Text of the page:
The rear fender is a different story, however. I most definitely love it.
This is the lighting I'll be using, H-D repro. The taillight bezel may end up painted, but the front fender running light will stay chrome.
These Harleys were the inspiration. The black one is a 1940 knuckle and the other is a civilianized XA. I wish there was a way to put big fat 16" tires on a Chang.
 
Below: This is where eagles fear to tread, and if I had a normal sized brain, I would too. It's the west end of the beautiful Canisteo River Valley. I've been using Google Earth (and Chang Jiangs) to scout land for a retirement homestead. This network of logging trails was worth a look, but it was total hell on my poor bike. The red X is as far as I got before common sense kicked in. The trail was extremely rough and pretty steep in places, but the old girl prevailed once again.
The enlarged views give you some idea of how inhospitable the terrain is, but what a view! The foliage is unusually colorful for September. The doldrums will start kicking in once it's all gone.
Jimbo's M5 wheels were made for situations like this. Without them, a dozen spokes surely would have snapped. It's the roughest trail I've ever ridden, and the Chang took to it like a duck to water... but there's a limit to what these bikes can take, and that's why I decided to turn around.
 
Today's ride to Canandaigua and back was not uneventful, but luckily, I was ready for whatever fate had in store. On the way up, the starboard side started spewing blue smoke. It looked like the rings didn't seat properly which stands to reason since even though I've been "taking it easy" during the break-in period, keeping it below 35km/h is just beyond my capability. Heck, I've got more rings and I'll just re-hone the cylinder... but, after 20 minutes or so, the smoke stopped, and it has stayed stopped since. Whatever it was, it fixed itself.

On the way home, the condenser bit the dust. (I'll be stocking up on VW condensers tomorrow.) This took place in an intersection just as the light turned green. I jumped off and pushed the bike out of the road and commenced to changing the condenser. A Harley rider stopped to offer assistance, but I was okay. While changing the condenser, I couldn't help but think about how inconveniently they're located. On a 6V Chang, you have to pull the distributor off completely to access the condenser. Since condensers fail from time to time, I decided to relocate it in order to facilitate faster swaps instead of the usual 20 minutes. It was very easy, and utilizes crimp connectors for quick disconnecting. The condenser is in a bracket, screwed to the side of the distributor. (You can read more about that in the Toolbox.) I can hardly wait for the next roadside condenser failure!

And lastly, the bike repeated one of its earlier tantrums a couple miles from town. I had to manipulate the spark advance lever to find a spot where the bike didn't cough, sputter and backfire. That's how she behaved the rest of the way home, and the problem turned out to be exactly what I expected—a freewheeling rotor. Yep, it was that old chestnut. You see, one thing I didn't have in the toolbox was Loctite, so the rotor screw went back in dry after I replaced the condenser earlier in the day. I sure didn't expect it to back out as quickly as it did, though. Oh well, everything's sorted.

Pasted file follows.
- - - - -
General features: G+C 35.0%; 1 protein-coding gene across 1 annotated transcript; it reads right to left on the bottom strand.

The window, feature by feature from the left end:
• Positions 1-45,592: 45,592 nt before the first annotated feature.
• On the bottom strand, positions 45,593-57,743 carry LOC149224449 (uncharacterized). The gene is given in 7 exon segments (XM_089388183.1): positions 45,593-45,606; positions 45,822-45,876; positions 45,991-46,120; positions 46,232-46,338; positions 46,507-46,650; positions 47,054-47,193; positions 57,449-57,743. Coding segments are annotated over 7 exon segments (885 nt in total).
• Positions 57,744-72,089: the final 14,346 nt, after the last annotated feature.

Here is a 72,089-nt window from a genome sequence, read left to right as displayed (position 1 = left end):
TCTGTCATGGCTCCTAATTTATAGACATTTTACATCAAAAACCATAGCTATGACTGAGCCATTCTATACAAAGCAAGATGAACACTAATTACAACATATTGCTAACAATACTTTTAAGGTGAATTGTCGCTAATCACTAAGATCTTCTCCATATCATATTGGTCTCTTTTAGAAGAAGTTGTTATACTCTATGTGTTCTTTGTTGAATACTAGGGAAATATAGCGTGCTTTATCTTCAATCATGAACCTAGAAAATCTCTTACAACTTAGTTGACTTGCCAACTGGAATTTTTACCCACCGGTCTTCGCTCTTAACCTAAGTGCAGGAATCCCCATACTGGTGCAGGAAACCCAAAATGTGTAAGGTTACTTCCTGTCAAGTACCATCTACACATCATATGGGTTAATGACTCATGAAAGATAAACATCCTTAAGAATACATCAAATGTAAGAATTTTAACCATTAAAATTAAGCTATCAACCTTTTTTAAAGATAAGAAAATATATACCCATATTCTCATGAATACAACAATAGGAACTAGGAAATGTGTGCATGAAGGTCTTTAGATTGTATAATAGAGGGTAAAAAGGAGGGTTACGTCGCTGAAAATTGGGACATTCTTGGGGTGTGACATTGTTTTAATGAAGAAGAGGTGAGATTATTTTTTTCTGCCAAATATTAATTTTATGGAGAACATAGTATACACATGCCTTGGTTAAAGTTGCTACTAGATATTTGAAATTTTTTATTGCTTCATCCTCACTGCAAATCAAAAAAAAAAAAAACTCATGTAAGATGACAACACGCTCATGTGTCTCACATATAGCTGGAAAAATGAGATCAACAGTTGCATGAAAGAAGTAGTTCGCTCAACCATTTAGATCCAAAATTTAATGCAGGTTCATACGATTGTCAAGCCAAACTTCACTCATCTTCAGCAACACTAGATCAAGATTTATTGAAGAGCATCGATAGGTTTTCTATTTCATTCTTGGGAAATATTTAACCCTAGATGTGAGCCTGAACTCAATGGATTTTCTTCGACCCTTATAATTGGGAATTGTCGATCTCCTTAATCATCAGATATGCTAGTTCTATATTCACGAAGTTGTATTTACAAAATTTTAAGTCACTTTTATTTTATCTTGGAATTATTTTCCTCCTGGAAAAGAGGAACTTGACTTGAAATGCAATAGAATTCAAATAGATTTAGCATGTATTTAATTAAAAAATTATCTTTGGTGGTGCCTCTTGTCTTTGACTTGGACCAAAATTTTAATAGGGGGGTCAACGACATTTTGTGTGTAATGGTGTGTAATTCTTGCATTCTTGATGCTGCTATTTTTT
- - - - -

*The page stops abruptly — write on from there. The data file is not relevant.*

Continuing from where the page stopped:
And here's a picture of what I went to see in Canandaigua—some awesome old machinery.

 
The big shakedown turned out to be a mini-shakedown thanks to rain, but it was enough to convince me that the bike is indeed ready for the road. As a matter of fact, I plan to ride it to the New York Steam Engine Association's 50th. annual Pageant of Steam in Canandaigua, barring more rain, of course. And, just to make for a more interesting day, the route will consist almost entirely of back roads. There are several reasons for that, one of them being the need to run slow while the rebuild is broken in. The back roads around here are scenic and free of traffic. Plus, all the little podunk places along the way have mom and pop stores where you can get a grape Nehi and chat with whoever's admiring the bike when you leave. It should be a really nice day.
 
It's a done deal... until the next time, that is. The red bike is back together and running like a Rolex. (Well, idling in the driveway, anyway.) The shakedown will be tomorrow, and I'll be packing tools, parts, a cell phone and my trusty old Triple A card (based on past experiences). Actually, I think she'll be A-okay. Dan Cason provided some of his legendary technical expertise with regards to valve timing, all very much appreciated. For anyone who's interested, you should always use a timing gear that's matched to the shaft. The location of the keyways can vary, and therefore the location of the timing mark relative to whatever shaft it's going on. Yes, believe it or not, these parts are not standardized in this respect. Hard to imagine, but seeing is believing. This is a potential cause of untold heartbreak for someone who's not hip to it.
 
The crankshaft and cam for the red bike arrived yesterday. Although they're used, they're in excellent condition. After dinner, I started reassembling the motor, and ended up staying out in the garage until midnight. Getting the motor back in the frame will be a chore, but I'm looking forward to it. Another day or two and the red bike will be back in action. Many, many thanks to Shao Yiqi and Miin Leong for their assistance with the parts.